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be found and served with personal notice, on causes of action arising in such State, as also in actions of such a transitory nature that suits may be maintained thereon in the courts of a different State than that wherein the right of action accrued; as, for instance, such causes of action as follow the person of a debtor, or other defendant, as contradistinguished from those of a local character, rendered so by their relation to local things, or by growing out of and dependent upon local statutes, in the State where the cause of action arises other than that wherein the defendant is sued. 1

$ 6. Jurisdiction Obtained by Fraud. But jurisdiction obtained by fraud is invalid, as where, if by false or fraudulent means, a party is induced to come from another State into the jurisdiction of the court, in order to procure service on him in a judicial proceeding, the court will set the service aside on motion and proof of the improper means thus used. 3

Service on a Non-resident, if a Witness. And so, if jurisdiction be obtained of the person of a defendant who is resident of another State, by personal service of process in a suit against him, made upon him whilst attending within the State where thus sued as a witness in a cause pending in the courts of such State, the service of such process will be set aside upon proper application; for it is the policy of the law to protect suitors and witnesses from service of process in civil actions, whether the process be such as required their arrest, or be merely in the nature of a summons. Service in such cases will be set aside, as well upon general principles as upon positive law, if there is such.3

7. Foreign Corporations, Executors, and Administrators. It is not definitely settled whether a corporation may be sued by service on its officers or agents doing business in another State 4 The ruling in Missouri is that a private corporation, incorporated under the laws of another State, is not liable to be sued personally, within the State of Missouri, by ordinary process of sum

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inons, unless such foreign corporation has its chief office or place of business in said State of Missouri; and that, if such chief office and place of business be not therein, then proceedings against such foreign corporation can only be had in rem, as by process of attachment.1 So executors and administrators are not subject to an action or suit against them in their fiduciary capacity in the courts of a State other than the State wherein their authority is granted to them.”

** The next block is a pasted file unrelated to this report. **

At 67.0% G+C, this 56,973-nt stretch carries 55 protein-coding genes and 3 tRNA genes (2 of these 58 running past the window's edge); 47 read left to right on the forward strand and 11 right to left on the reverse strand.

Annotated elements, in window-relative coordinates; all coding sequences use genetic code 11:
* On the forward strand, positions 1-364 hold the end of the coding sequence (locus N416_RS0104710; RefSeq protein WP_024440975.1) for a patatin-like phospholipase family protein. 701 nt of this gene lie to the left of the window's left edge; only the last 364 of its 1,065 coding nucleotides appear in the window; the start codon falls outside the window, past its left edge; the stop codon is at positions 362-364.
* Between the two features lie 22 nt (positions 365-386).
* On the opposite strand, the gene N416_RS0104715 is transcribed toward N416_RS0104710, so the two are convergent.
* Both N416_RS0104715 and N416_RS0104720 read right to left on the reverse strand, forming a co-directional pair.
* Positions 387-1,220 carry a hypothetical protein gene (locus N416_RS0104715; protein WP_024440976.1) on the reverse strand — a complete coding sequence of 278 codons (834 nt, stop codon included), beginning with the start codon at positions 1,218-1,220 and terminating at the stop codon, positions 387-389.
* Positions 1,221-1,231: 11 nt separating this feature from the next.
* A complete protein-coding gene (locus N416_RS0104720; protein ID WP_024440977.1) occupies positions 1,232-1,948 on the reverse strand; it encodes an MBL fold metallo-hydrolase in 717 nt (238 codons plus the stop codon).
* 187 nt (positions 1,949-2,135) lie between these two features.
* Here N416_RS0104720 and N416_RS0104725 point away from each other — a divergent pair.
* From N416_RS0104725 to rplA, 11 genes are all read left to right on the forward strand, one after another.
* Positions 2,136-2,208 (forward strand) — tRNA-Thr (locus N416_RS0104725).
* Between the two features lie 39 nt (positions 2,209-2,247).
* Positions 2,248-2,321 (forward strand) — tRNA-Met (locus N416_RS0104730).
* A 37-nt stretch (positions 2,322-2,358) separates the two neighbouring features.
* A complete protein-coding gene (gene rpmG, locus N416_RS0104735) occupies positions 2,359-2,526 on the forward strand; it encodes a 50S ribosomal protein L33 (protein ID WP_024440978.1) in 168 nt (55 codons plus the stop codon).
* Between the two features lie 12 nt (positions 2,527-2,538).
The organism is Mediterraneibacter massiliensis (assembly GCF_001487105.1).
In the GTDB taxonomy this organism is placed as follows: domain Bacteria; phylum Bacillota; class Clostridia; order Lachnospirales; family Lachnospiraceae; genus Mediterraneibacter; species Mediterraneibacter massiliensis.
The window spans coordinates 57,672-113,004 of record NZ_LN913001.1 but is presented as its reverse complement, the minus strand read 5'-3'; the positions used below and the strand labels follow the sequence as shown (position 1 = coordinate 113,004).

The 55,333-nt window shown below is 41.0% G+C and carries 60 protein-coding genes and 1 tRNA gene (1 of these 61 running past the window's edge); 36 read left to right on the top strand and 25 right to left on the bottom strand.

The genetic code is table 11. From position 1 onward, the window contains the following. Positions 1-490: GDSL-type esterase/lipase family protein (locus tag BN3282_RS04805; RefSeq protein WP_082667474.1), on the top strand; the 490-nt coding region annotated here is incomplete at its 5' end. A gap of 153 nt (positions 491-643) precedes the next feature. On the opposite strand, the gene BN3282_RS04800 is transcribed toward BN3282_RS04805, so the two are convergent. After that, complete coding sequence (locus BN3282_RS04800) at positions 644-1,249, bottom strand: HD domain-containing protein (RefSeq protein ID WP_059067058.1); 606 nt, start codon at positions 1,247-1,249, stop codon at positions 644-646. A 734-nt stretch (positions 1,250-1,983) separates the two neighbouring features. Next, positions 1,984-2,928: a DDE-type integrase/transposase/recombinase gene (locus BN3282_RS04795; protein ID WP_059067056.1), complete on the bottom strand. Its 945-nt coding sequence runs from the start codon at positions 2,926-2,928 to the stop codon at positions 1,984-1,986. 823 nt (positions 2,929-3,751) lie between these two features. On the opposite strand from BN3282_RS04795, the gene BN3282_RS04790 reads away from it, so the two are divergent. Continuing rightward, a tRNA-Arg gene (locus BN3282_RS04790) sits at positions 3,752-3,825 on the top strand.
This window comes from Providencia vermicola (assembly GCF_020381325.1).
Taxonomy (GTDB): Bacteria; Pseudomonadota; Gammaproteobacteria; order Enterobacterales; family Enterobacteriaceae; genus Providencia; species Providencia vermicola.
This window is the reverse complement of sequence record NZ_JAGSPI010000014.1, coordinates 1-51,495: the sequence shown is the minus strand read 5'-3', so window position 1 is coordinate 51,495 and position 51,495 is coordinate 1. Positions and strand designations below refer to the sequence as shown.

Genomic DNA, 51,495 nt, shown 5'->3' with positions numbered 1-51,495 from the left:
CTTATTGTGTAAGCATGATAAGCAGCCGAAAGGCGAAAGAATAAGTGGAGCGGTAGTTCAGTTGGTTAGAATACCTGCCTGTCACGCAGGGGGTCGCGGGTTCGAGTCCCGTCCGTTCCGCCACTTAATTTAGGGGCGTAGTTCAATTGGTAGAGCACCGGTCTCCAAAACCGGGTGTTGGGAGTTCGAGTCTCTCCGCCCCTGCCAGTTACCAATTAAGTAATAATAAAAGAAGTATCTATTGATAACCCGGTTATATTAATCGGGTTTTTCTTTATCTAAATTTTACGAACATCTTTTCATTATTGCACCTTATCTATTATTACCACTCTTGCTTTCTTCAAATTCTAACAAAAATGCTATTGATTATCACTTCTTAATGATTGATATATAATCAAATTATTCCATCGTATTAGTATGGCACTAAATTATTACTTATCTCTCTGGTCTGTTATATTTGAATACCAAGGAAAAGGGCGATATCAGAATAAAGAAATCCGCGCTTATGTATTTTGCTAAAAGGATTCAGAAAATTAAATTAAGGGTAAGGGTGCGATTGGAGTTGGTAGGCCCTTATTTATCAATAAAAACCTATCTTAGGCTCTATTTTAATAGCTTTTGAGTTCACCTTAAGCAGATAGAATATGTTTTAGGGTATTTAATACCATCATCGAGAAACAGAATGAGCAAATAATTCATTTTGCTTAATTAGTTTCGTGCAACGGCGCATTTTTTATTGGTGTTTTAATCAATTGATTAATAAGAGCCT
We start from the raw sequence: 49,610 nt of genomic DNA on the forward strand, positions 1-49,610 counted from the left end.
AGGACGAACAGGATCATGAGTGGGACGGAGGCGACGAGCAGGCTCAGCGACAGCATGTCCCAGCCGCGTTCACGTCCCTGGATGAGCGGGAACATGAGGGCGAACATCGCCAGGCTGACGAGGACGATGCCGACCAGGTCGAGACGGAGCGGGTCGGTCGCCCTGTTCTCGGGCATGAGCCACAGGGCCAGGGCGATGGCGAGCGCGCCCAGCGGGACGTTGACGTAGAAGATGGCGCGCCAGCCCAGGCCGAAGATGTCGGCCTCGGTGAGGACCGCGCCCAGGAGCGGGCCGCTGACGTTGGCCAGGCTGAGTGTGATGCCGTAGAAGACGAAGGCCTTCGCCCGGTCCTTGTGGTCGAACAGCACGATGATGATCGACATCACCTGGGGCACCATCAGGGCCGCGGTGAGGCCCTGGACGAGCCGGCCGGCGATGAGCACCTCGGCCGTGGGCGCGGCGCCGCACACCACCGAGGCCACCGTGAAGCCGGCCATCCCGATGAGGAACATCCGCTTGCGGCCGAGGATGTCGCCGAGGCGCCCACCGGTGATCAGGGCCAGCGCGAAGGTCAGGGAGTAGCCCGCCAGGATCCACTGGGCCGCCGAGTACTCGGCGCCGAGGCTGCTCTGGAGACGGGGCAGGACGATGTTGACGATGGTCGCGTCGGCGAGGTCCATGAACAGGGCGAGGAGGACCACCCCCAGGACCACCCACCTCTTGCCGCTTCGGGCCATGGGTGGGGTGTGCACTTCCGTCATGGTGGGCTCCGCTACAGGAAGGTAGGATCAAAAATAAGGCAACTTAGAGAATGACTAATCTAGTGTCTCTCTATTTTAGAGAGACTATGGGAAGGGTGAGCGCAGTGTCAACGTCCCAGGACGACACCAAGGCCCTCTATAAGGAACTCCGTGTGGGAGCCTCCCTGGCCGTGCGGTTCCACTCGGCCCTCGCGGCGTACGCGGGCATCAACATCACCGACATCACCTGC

8. Service on a Member of a Firm as Against a Non-resident Member Thereof. Service is not good against a non-resident defendant by being made upon a member of a firm, of which firm defendant is also a member; nor is it good against the firm, so as to authorize a declaration and proceeding against the firm, where the præcipe and writ show the origin of the action to be against a natural person as defendant. By such a proceeding and service no jurisdiction of the person of the real defendant is obtained, and no cause is legally instituted, or brought into legal existence, against the firm, upon which to sustain an action or judgment.8

* Middough o. St. Jos. & Den. R. R. Co., 51 Mo. 520; Same case, 3 Am. Rw. Reps. 461; Farnesworth o. Terre Haute, etc., R. R. Co., 29 Mo. 75; St. Louis v. Wiggins' Ferry Co., 40 Mo. 580; Robb 0. Chicago & Alt. R. R. Co., 47 Mo. 540. This subject will receive fur.

ther treatment. See post, Chap. 25, $ 3.

? Vaughan 0. Northup, 15 Pet. 1; Fenwick v. Sears, 1 Cr. 259; Dixon's Execrs. o. Ramsay's Execrs., 3 Cr.319; Kerr o. Moon, 9 Wheat. 565. See post, Chap 24.

8 Frink o. Sly, 4 Wis. 310.







Under the national Constitution and laws, the circuit courts of the United States have original cognizance concurrent with the courts of the several States, of all suits of a civil nature at common law, or in equity, where the matter in dispute exceeds, exclusive of costs, the sum of five hundred dollars, in the following enumerated cases, viz.:

1. Suits arising under the Constitution, laws, or treaties of the United States;

2. Suits in which the United States are plaintiffs or petitioners;

3. Suits in which there is a controversy between citizens of different States;

4. Suits between citizens of the same State claiming lands under grants of different States;

5. Suits in a controversey between citizens of a State and foreign states, citizens, or subjects. And in naturalization proceedings.

But no one can be arrested, in any such suit, in one district for trial in another. ?